The US Dodd-Frank Act was intended to reduce levels of systemic risk in the banking sector, such that we would never again see highly leveraged balance sheet positions causing the failure of banks, and those failures causing contagion in other institutions and whole economies.
Unfortunately, the Act became an unintended assault on lending to businesses with capital adequacy provisions causing banks to stop lending for commerce. Loans were called in or withheld; overdrafts, materials financing and factoring agreements were not renewed; and, as a result, rates of business failures exploded. In some regions, banks refusing to fund the growth (i.e. not the decline) of small and medium-sized enterprises (SMEs) has become the biggest single cause of business failure. The Act and much of the other related regulation since the financial crash also caused banks to divert most of their discretionary project budgets towards regulatory compliance initiatives – including meeting the needs of more demanding regulatory reporting.
Regardless of your personal and professional view on the value of increased regulatory reporting (Is anyone doing anything with the data? What difference has it made?), diverting funding away from projects that could improve products and services to customers should be a concern for everyone. It is in no-one’s interests for our banks to become moribund.
Another highly ironic unintended consequence of the whole explosion in regulation (including Dodd-Frank, Basel X, European Market Infrastructure Regulation (EMIR), the Markets in Financial Instruments Directive (MiFid) etc) has been that it punishes small banks and financial institutions more than the big guys; i.e. the institutions that represent the biggest source of systemic risk are impacted less negatively than those that present almost no systemic risk. This is because the smaller institutions lack the resources (people, money, skills) to do the wholesale legacy system upgrades and rationalisations, and new systems developments to meet regulatory reporting and risk management requirements. Review and reform is very much required, otherwise our western banking system, business environments and economies will be stuck in a nose dive that could become a death spiral.
We should welcome a review of Dodd Frank and the Volcker Rule, and all other recent financial regulation. We will not see proprietary trading in banks returning to the extent that it puts the whole institution at risk (when it does come back – and it will come back – there will be severe ring-fencing of assets at risk) but we should all want to see our businesses better financed with a wide range of financial products.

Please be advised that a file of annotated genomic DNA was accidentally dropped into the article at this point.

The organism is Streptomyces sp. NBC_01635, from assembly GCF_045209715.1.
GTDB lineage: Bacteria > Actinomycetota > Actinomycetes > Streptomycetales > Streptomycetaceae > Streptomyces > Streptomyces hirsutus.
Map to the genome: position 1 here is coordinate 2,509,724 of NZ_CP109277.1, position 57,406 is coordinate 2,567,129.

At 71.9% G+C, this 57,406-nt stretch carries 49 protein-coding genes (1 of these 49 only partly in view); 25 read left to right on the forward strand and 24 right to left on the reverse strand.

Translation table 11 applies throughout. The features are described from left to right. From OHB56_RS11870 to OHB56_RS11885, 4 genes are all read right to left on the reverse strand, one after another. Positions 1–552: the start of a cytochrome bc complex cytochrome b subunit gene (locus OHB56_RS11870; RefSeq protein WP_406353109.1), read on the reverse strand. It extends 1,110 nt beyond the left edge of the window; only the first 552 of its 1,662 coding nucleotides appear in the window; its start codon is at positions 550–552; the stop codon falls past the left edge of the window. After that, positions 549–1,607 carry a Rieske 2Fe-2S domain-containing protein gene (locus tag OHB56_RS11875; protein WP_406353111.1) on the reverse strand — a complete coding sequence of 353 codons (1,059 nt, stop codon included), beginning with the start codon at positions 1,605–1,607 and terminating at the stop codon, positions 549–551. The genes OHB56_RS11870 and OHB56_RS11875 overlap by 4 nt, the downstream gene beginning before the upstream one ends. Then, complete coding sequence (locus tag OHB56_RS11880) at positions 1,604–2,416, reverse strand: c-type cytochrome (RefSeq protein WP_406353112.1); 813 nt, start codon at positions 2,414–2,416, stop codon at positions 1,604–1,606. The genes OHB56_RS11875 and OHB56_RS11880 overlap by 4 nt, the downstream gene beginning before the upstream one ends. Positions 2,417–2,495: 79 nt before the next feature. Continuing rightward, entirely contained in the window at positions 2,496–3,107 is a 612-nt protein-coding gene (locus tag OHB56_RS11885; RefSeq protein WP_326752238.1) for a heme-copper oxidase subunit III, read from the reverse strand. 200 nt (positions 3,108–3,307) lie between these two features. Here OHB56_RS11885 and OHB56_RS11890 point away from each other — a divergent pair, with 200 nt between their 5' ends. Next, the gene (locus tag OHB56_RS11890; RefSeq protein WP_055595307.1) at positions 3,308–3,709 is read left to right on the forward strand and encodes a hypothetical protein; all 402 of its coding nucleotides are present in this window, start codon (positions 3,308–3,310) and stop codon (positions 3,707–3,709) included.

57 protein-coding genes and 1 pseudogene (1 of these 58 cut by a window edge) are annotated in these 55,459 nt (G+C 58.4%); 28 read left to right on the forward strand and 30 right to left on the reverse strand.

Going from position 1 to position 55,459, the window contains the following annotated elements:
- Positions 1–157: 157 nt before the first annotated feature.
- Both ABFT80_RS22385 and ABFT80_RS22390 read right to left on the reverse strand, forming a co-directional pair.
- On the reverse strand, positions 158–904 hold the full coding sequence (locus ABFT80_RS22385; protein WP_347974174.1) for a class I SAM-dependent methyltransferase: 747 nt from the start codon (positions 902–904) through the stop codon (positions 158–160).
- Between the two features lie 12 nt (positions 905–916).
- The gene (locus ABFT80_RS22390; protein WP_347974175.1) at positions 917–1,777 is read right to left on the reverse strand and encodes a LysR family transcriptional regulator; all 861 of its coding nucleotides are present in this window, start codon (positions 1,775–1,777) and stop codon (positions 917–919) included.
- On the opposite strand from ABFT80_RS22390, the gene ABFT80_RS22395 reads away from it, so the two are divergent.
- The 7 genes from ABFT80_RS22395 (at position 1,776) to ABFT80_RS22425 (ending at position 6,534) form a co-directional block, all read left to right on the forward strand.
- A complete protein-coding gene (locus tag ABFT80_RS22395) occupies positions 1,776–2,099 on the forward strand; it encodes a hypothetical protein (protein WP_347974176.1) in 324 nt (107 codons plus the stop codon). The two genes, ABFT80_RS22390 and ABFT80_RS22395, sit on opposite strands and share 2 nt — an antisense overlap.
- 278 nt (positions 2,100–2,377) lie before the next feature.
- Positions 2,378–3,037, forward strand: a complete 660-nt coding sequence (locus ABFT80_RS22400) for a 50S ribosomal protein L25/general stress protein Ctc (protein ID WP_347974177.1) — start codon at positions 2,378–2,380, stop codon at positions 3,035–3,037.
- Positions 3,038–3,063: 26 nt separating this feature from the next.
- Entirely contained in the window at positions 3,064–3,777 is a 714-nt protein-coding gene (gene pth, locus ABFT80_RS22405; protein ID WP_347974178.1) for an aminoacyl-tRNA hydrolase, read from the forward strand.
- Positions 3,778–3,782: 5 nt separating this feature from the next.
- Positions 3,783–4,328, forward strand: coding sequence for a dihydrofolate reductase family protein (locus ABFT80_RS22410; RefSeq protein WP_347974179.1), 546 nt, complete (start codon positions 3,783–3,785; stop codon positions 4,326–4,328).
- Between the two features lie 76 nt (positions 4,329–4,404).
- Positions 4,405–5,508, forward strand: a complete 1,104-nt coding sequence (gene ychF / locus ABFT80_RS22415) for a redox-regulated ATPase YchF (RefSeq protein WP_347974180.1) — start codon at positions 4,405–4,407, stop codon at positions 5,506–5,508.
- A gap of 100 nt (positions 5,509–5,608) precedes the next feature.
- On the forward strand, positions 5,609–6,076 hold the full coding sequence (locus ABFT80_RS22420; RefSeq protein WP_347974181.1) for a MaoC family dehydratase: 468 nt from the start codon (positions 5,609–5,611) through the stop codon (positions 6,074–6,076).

While many still think the banking sector is characterised by legacy systems and lack of innovation, this could not be further from the truth. 2018 marks the year when a multitude of external factors will shake up the industry once and for all and reinvent the way people bank. Inevitably, this presents a threat, but also an opportunity.
The Indo-US trade corridor is expected to grow to $500 billion by 2025. Currently, the two-way merchandise trade between these two countries is at $66.7 billion.
The global economy has seen about eight years of growth, but we are starting to see the end of this which is triggering some volatility in global markets, Stefan Bielmeier, DZ Bank, argued in his keynote speech at the Bellin annual 1TC conference. Other speakers discussed blockchain, cyber crime and netting.
A series of governments are now very worried about the idea of bitcoin and these currencies because customers would be able to make sustainable ongoing transactions and payments without having to ever introduce the use of a typical financial model or banking system. To combat this potential threat, several countries including major central banks like the Bank of England and the Bank of Israel will be launching their own version of a cryptocurrency. This could bring big advantages to customers.